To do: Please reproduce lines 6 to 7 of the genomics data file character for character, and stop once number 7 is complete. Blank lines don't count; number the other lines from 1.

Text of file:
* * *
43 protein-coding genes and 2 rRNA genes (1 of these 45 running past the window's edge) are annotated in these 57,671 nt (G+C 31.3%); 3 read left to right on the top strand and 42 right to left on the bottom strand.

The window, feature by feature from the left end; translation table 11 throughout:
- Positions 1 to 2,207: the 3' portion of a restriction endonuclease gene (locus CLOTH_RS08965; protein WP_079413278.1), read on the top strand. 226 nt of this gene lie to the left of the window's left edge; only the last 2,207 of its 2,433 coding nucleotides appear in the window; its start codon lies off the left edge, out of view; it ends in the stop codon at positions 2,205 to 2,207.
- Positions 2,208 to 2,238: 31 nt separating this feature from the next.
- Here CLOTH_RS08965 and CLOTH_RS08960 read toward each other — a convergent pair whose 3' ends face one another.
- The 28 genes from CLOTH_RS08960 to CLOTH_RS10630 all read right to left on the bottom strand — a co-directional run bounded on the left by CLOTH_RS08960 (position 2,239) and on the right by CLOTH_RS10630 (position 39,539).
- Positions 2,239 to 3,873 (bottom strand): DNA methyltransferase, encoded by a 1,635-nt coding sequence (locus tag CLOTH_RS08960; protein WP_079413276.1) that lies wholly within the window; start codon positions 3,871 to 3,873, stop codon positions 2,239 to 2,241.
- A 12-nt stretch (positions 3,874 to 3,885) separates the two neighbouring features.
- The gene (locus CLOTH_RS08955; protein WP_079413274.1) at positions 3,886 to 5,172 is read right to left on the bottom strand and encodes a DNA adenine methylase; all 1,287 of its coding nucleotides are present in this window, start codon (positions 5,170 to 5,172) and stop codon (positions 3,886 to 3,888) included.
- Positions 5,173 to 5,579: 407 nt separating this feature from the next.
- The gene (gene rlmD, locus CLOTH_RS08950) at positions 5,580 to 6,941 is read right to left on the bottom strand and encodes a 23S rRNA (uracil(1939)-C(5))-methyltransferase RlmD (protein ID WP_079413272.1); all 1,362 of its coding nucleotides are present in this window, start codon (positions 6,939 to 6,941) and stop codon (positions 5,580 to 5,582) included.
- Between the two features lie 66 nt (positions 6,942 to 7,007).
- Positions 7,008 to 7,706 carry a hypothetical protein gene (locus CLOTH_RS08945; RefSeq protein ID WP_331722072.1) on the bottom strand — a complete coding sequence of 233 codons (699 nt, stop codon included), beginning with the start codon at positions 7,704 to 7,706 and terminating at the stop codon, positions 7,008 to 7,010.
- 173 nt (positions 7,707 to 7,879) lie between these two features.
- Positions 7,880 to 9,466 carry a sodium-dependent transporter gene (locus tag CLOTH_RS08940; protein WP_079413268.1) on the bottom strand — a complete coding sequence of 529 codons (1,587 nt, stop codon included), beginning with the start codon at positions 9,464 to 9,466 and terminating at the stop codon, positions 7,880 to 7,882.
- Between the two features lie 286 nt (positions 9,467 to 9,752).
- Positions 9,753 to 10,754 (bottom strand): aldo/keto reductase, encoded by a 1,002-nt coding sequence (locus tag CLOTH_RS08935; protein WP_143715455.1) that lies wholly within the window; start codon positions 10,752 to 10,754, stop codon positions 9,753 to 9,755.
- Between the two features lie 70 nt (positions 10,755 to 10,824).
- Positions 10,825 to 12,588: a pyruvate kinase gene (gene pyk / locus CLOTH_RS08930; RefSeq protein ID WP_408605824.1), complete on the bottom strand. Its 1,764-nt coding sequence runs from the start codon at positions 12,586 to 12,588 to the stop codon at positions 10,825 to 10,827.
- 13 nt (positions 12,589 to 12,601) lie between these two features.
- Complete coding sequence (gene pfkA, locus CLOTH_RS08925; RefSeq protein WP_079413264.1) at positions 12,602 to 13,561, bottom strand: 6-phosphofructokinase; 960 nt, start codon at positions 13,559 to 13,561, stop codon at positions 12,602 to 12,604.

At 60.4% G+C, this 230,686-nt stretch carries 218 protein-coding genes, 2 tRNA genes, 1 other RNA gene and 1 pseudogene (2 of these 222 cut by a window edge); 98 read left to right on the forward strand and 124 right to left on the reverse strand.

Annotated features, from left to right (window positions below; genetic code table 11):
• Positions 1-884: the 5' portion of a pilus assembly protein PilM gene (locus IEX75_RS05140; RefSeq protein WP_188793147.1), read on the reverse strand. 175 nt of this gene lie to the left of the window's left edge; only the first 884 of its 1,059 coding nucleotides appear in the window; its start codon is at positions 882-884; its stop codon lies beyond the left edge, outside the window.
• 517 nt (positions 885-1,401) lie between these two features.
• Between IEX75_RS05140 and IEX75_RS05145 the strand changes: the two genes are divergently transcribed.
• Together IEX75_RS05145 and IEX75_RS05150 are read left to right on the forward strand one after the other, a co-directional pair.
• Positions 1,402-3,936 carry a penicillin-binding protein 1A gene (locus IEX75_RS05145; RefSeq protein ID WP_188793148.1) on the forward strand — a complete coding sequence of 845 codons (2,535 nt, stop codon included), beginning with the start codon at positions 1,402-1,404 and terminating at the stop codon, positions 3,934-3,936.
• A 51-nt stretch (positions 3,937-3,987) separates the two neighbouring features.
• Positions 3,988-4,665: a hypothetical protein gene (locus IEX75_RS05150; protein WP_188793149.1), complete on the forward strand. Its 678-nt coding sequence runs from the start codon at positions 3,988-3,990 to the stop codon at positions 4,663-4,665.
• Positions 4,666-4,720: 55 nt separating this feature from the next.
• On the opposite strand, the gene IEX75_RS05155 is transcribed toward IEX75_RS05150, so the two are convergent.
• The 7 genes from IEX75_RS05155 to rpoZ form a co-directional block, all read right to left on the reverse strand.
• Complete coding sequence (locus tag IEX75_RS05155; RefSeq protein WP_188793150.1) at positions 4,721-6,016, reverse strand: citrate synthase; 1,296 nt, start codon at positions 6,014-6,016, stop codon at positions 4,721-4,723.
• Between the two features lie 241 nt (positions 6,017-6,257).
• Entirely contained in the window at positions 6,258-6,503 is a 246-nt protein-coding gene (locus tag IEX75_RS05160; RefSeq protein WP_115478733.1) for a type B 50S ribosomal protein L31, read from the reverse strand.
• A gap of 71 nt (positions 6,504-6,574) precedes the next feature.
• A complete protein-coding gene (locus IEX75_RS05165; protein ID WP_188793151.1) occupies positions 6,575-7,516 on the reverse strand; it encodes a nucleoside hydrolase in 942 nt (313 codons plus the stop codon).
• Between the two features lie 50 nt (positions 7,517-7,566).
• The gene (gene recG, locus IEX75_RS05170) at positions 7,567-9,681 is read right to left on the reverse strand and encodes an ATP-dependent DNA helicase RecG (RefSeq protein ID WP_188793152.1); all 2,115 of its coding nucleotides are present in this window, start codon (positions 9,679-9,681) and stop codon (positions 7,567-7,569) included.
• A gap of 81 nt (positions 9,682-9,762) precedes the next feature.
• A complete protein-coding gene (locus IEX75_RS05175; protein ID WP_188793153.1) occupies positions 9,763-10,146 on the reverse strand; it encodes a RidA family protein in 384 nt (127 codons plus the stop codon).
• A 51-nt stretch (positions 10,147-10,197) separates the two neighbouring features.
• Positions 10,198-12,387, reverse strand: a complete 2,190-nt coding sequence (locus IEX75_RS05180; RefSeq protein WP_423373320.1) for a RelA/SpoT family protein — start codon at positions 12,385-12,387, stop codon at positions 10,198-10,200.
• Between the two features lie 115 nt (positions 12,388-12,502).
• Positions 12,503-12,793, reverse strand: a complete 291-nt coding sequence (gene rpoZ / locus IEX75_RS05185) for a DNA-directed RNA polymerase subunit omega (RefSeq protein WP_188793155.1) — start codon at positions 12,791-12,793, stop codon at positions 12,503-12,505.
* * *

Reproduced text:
- The 28 genes from CLOTH_RS08960 to CLOTH_RS10630 all read right to left on the bottom strand — a co-directional run bounded on the left by CLOTH_RS08960 (position 2,239) and on the right by CLOTH_RS10630 (position 39,539).
- Positions 2,239 to 3,873 (bottom strand): DNA methyltransferase, encoded by a 1,635-nt coding sequence (locus tag CLOTH_RS08960; protein WP_079413276.1) that lies wholly within the window; start codon positions 3,871 to 3,873, stop codon positions 2,239 to 2,241.